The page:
Archive for the 'Tainan' Category

12
Mar
10

Learning Chinese

So the summer long ago that I spent studying Chinese at Cheng Da, I indulged my nerdiness by enjoying the benefits of my library card.  (The library had a lovely sculpture of a swooping flutist in front of it at the time, too, which I’m kicking myself for not photographing).  With strong A/C, the library was a lovely modern space with some neat spaces to lounge about in the company of books.  I also had my first exciting experience with sliding stacks, which were quite cool.

Anyway, in addition to reading up on film criticism and helping my cousin with his research on Psycho and Gaslight (neither of which, I’m sorry to say, I was brave enough to watch on my own in the typhoon storminess of that summer…  What can I say, I’m a film-wuss, and too highly impressionable for my own good…  Where was I?  Oh, yes, in addition…), I looked up all the how-to-learn Chinese books there.  I already had a bit of a collection that I was studying on my own before going to Cheng Da and studying from the Shida book that is standard university Chinese fare in Taiwan (in spite of being kind of ancient).  However, being a bit of a research nerd, I came across this book:

It is probably out of print, and its phonetics are not hanyu pin-yin.  However, being a bo-po-mo-fo learner myself (which I think tends to make pronunciation better, though it has its confusing bits too), this wasn’t an impediment for me.  This is more of a character-writing book, with nice charts of radicals and their meanings as endpapers.  Also, I was delighted to discover that the author had a sense of humor, as evidenced by the entry for the character of “ghost,” which as evidenced by the blue dot, I was not the first reader to note:

Seriously speaking, I’m a fan of studying character etymology, and I don’t think it’s just because I’m an etymology language nerd.  I think the contextualization of why/how characters came to be is helpful in remembering them.  At Cheng-Da, there was a class with pretty pictures that showed the evolution of characters.  Back in the US, on a few rare occasions, my mom used to teach me calligraphy, though all I really remembered was fairly basic.  I practiced my characters with calligraphy in Taiwan too, just to make it a bit more fun and involve more gross-motor movement to try to remember them better.  Haven’t touched my calligraphy set for a while, and am not very confident that I remember all my characters that well.  Spent many an afternoon at my grandfather’s house that summer, practicing characters, which unfortunately tended to make me nod off a bit with all the repetition.  My piano teacher could probably vouch that I’m not so good with repetition.

However, I did have a fun experience at Cheng-Da in Tainan that summer, and was a huge fan of my teacher and our class.  It was a friendly department, and I would recommend it for other prospective students.

11
Mar
10

More Sculpture at Cheng Da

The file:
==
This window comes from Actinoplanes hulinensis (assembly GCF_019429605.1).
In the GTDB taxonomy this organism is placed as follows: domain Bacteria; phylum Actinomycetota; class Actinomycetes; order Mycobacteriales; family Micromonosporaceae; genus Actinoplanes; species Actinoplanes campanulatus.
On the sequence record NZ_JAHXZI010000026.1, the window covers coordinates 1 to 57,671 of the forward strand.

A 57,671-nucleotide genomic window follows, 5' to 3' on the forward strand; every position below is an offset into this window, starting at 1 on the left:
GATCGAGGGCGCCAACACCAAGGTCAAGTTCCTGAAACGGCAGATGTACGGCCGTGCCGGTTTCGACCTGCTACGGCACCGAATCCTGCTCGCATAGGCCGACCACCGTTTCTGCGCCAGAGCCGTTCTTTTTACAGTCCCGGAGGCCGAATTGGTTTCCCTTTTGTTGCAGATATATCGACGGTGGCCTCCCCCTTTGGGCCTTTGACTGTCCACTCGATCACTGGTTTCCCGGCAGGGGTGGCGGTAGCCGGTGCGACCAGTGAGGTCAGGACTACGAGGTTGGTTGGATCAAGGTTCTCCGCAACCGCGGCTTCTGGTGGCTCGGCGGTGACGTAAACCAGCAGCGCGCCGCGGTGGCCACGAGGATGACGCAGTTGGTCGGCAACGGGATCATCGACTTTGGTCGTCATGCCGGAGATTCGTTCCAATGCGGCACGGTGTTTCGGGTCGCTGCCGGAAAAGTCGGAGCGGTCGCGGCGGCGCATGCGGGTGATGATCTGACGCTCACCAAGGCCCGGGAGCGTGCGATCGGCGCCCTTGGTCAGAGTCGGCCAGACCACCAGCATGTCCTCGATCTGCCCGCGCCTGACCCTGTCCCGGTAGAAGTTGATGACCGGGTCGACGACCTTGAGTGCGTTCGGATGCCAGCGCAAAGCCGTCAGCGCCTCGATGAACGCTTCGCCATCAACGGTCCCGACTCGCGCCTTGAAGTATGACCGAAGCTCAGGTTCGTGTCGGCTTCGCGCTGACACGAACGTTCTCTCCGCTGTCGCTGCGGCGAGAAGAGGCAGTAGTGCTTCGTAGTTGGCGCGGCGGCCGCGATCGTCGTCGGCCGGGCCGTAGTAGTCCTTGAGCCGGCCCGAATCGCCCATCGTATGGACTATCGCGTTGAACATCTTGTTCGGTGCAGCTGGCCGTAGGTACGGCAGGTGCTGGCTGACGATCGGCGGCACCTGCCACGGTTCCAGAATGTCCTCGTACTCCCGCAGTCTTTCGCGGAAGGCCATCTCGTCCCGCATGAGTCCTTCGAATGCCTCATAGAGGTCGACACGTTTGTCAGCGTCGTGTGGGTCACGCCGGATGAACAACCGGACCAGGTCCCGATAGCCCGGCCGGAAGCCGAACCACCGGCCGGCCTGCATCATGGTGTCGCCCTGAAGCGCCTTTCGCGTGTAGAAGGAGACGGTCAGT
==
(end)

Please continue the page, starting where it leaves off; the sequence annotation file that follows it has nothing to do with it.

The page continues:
Though this is an abstraction, something about it from this angle reminds me a little bit of the “Winged Victory of Samothrace”— a marble statue at the Louvre.  This sculpture (after a squinting look at the blurry zoomed-in tag) is called “Fleeting Cloud and Shadow Traces Marked by the Wind and Trees.”

I’ve never worked with marble before, but the texture of this “cloud” really intrigued me.

If I recall correctly, there were a series of these almost two-dimensional steel sculptures with cut-outs.  I liked this one because it reminded me of the moon with a cloud in front of it.

10
Mar
10

Sculpture around Cheng Da

Surfing Cheng Da’s site, I discovered that there is an art festival going on, and figured I should post my photos of art at Cheng Da.  Art on college campuses can be hit or miss (my sculpture prof. in college said she had to artfully dodge when asked what she thought of the sculptures decorating our campus after her initial interview), but there are some nice pieces at Cheng Da .

This is a doughnut-shaped abacus that is outside the business building (if my memory is correct and things haven’t changed).  Abaci are still used by kids in Taiwan and remind me of my experience trying to teach elementary students math with manipulatives– if we’d only used abaci, I could have avoided a veritable hail storm of pennies and base ten blocks…

This sculpture was a bit small in scale next to its surroundings, but I had fun with its reflections anyway…

This blog has more recent postings of art at NCKU.   While it is in Chinese, the pictures show some fun murals have been added to the landscape since I was there.

Sorry that I didn’t record titles and artist names to go along with the photographs.  If anyone can enlighten me on them, I’ll gladly add them to this post.

06
Dec
09

Around Cheng Da

Sorry I’ve been a hideous blog mistress when it comes to updating.  My trusty laptop Fawkes-Buckbeak fell prey to the black screen of death and since then I’ve been hopping between shared computers, which didn’t have ready access to my archives of pictures.  Of course once I fell out of the habit of posting, it required some catching up to figure out what I’ve posted and what I haven’t from what is now over a year ago’s worth of reminisces and images.

So here are some images from National Cheng Kung University (Cheng Da or Cheng Gong Da Shuei as my personal romanization goes…), taken in the summer of 2008 (eeks, time flew!) while I was trying to study Chinese.

The view from the covered space between buildings where students could be found practicing skits, dancing, or Tai Chi in the shade.  The entrance gate is at the end of that long vista.

The pond in front of the foreign languages department with its lovely red bridge.

The bridge had very shallow steps.

Sparrows were lined up on the railings.

Rock formation on the little pond island.

A palm that lost to a typhoon and gravity.

A curious mushroom.

Another rock formation on the island– some of the white ones are worn corals, I think…

An old gate to the campus.

I don’t know why the paving stones have a semi-circular placement.

A stone sculpture on campus.

09
Feb
09

Surfacing

I can’t quite believe that it’s February.  Outside a full moon has made my quiet street glow with a sparkle of frost.  The spruces behind our house are taller and fewer than they once were.  It is shiver-cold and the air has that snap that Taipei was always a bit too soggy to reach.